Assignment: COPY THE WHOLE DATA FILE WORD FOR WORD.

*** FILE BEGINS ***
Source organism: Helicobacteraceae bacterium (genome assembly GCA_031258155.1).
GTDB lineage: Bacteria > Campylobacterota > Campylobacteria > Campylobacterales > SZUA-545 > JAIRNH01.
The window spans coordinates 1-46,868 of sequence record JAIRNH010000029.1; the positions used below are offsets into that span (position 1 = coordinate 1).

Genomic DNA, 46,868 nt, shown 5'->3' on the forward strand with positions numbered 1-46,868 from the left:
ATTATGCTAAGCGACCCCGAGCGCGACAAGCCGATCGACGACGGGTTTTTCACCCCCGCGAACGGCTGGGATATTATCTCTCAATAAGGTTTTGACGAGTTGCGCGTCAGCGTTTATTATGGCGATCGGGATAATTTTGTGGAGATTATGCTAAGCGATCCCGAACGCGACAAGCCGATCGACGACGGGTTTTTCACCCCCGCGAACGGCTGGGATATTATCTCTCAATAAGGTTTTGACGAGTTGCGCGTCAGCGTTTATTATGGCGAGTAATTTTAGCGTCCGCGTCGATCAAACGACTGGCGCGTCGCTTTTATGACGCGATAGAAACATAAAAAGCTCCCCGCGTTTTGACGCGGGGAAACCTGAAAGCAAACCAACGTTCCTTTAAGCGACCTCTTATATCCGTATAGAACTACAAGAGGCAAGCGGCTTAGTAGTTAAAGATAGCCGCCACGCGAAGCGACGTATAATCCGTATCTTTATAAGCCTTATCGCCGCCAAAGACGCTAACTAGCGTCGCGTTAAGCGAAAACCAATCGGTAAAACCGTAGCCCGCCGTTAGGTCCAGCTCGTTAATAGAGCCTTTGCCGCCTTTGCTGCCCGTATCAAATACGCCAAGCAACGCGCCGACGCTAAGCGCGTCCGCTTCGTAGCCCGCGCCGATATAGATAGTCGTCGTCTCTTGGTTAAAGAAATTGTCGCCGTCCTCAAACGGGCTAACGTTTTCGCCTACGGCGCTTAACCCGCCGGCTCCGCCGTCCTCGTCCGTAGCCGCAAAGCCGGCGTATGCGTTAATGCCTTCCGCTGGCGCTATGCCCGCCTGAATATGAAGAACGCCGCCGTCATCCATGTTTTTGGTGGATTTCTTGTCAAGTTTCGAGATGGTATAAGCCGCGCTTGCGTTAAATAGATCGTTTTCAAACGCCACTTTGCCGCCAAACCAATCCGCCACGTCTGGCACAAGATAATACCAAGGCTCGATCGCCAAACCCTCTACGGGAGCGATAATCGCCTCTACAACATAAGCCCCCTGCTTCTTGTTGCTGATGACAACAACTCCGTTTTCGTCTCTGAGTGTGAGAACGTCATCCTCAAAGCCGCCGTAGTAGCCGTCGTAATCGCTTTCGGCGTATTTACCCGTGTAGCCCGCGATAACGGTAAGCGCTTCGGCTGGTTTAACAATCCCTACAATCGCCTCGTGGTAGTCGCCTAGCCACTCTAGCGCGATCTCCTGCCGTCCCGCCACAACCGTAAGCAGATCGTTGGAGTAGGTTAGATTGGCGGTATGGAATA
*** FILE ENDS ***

Source organism: Helicobacteraceae bacterium (genome assembly GCA_031258155.1).
GTDB lineage: Bacteria > Campylobacterota > Campylobacteria > Campylobacterales > SZUA-545 > JAIRNH01.
The window spans coordinates 1-46,868 of sequence record JAIRNH010000029.1; the positions used below are offsets into that span (position 1 = coordinate 1).

Genomic DNA, 46,868 nt, shown 5'->3' on the forward strand with positions numbered 1-46,868 from the left:
ATTATGCTAAGCGACCCCGAGCGCGACAAGCCGATCGACGACGGGTTTTTCACCCCCGCGAACGGCTGGGATATTATCTCTCAATAAGGTTTTGACGAGTTGCGCGTCAGCGTTTATTATGGCGATCGGGATAATTTTGTGGAGATTATGCTAAGCGATCCCGAACGCGACAAGCCGATCGACGACGGGTTTTTCACCCCCGCGAACGGCTGGGATATTATCTCTCAATAAGGTTTTGACGAGTTGCGCGTCAGCGTTTATTATGGCGAGTAATTTTAGCGTCCGCGTCGATCAAACGACTGGCGCGTCGCTTTTATGACGCGATAGAAACATAAAAAGCTCCCCGCGTTTTGACGCGGGGAAACCTGAAAGCAAACCAACGTTCCTTTAAGCGACCTCTTATATCCGTATAGAACTACAAGAGGCAAGCGGCTTAGTAGTTAAAGATAGCCGCCACGCGAAGCGACGTATAATCCGTATCTTTATAAGCCTTATCGCCGCCAAAGACGCTAACTAGCGTCGCGTTAAGCGAAAACCAATCGGTAAAACCGTAGCCCGCCGTTAGGTCCAGCTCGTTAATAGAGCCTTTGCCGCCTTTGCTGCCCGTATCAAATACGCCAAGCAACGCGCCGACGCTAAGCGCGTCCGCTTCGTAGCCCGCGCCGATATAGATAGTCGTCGTCTCTTGGTTAAAGAAATTGTCGCCGTCCTCAAACGGGCTAACGTTTTCGCCTACGGCGCTTAACCCGCCGGCTCCGCCGTCCTCGTCCGTAGCCGCAAAGCCGGCGTATGCGTTAATGCCTTCCGCTGGCGCTATGCCCGCCTGAATATGAAGAACGCCGCCGTCATCCATGTTTTTGGTGGATTTCTTGTCAAGTTTCGAGATGGTATAAGCCGCGCTTGCGTTAAATAGATCGTTTTCAAACGCCACTTTGCCGCCAAACCAATCCGCCACGTCTGGCACAAGATAATACCAAGGCTCGATCGCCAAACCCTCTACGGGAGCGATAATCGCCTCTACAACATAAGCCCCCTGCTTCTTGTTGCTGATGACAACAACTCCGTTTTCGTCTCTGAGTGTGAGAACGTCATCCTCAAAGCCGCCGTAGTAGCCGTCGTAATCGCTTTCGGCGTATTTACCCGTGTAGCCCGCGATAACGGTAAGCGCTTCGGCTGGTTTAACAATCCCTACAATCGCCTCGTGGTAGTCGCCTAGCCACTCTAGCGCGATCTCCTGCCGTCCCGCCACAACCGTAAGCAGATCGTTGGAGTAGGTTAGATTGGCGGTATGGAATA